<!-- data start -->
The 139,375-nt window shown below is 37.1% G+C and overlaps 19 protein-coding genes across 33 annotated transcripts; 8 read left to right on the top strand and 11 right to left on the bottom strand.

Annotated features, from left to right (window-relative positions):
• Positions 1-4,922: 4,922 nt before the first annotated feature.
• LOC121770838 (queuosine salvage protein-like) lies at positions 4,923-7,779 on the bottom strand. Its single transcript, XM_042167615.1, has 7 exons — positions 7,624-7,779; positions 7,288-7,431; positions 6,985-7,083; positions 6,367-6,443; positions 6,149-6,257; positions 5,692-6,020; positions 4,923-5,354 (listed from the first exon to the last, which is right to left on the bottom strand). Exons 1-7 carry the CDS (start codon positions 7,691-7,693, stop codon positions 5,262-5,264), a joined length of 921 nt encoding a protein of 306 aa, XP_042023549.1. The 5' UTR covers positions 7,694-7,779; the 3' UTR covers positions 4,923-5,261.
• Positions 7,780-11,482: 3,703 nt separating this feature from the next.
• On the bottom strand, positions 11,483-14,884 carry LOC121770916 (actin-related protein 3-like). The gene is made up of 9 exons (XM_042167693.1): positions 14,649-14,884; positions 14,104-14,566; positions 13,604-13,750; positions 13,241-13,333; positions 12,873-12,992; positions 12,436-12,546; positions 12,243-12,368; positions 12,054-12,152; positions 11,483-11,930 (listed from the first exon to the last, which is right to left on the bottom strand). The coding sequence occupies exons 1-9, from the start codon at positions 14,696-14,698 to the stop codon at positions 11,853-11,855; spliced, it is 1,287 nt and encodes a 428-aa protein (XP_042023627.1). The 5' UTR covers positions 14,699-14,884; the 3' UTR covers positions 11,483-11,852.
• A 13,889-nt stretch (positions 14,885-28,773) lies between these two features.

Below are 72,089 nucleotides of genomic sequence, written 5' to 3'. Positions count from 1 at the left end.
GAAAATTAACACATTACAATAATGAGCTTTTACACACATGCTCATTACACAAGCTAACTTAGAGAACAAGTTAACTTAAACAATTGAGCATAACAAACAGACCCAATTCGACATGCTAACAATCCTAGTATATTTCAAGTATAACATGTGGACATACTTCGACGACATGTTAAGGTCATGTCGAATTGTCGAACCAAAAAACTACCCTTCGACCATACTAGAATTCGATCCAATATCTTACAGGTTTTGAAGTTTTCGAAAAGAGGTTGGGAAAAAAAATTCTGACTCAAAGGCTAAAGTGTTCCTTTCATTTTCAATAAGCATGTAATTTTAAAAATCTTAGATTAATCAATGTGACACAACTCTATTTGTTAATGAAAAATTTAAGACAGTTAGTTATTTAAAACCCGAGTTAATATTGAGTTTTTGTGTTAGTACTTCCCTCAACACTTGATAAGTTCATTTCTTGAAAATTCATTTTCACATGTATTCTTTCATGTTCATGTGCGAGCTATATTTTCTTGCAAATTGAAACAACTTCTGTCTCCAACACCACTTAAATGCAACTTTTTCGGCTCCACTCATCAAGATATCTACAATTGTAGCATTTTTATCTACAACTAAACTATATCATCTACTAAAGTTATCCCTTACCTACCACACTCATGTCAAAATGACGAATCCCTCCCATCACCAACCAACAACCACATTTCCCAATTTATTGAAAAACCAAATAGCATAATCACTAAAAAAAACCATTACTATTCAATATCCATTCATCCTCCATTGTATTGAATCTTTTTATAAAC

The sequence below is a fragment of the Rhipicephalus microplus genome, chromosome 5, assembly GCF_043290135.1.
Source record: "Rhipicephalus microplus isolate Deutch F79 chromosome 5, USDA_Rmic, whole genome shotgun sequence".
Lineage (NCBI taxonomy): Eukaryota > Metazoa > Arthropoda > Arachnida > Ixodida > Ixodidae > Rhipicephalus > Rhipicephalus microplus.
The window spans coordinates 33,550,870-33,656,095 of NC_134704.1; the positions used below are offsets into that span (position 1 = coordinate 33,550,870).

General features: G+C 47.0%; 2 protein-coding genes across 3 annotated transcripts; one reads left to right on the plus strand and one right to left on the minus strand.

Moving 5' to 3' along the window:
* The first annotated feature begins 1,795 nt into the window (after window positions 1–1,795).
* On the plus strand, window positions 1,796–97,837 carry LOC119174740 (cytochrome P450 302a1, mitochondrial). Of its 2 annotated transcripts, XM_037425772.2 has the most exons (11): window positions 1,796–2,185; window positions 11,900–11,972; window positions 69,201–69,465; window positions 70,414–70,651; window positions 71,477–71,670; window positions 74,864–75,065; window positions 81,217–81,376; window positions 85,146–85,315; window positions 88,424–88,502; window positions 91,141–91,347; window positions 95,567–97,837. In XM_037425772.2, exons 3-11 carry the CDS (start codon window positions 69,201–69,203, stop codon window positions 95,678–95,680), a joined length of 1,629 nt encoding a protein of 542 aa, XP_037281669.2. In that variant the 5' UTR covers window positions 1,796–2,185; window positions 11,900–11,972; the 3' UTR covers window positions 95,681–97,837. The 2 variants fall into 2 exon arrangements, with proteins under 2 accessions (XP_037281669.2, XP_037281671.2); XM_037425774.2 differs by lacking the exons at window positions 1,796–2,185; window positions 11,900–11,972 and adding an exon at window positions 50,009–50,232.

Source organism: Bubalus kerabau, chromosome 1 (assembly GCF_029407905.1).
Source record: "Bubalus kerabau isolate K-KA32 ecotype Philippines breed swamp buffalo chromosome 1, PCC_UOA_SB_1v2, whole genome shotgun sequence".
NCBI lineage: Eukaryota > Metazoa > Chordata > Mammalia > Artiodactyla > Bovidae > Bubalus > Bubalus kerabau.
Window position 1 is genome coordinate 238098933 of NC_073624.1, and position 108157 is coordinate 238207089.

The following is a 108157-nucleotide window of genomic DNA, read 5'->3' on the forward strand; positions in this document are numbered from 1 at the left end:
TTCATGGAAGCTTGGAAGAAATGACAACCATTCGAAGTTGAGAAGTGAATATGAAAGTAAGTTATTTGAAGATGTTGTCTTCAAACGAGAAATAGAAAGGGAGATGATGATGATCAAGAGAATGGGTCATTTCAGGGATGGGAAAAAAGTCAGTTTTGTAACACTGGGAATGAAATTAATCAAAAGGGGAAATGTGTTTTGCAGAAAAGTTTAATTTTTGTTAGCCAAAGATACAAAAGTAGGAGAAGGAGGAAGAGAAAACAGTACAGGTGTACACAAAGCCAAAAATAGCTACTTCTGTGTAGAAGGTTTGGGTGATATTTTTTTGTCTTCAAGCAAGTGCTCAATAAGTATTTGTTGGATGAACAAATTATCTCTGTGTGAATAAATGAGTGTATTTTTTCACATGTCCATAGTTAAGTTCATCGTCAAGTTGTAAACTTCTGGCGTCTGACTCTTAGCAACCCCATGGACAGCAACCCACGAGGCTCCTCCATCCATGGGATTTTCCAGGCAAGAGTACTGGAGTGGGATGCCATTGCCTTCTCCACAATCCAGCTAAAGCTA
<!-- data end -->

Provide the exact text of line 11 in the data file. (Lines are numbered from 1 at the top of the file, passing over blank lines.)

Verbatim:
Source record: "Rhipicephalus microplus isolate Deutch F79 chromosome 5, USDA_Rmic, whole genome shotgun sequence".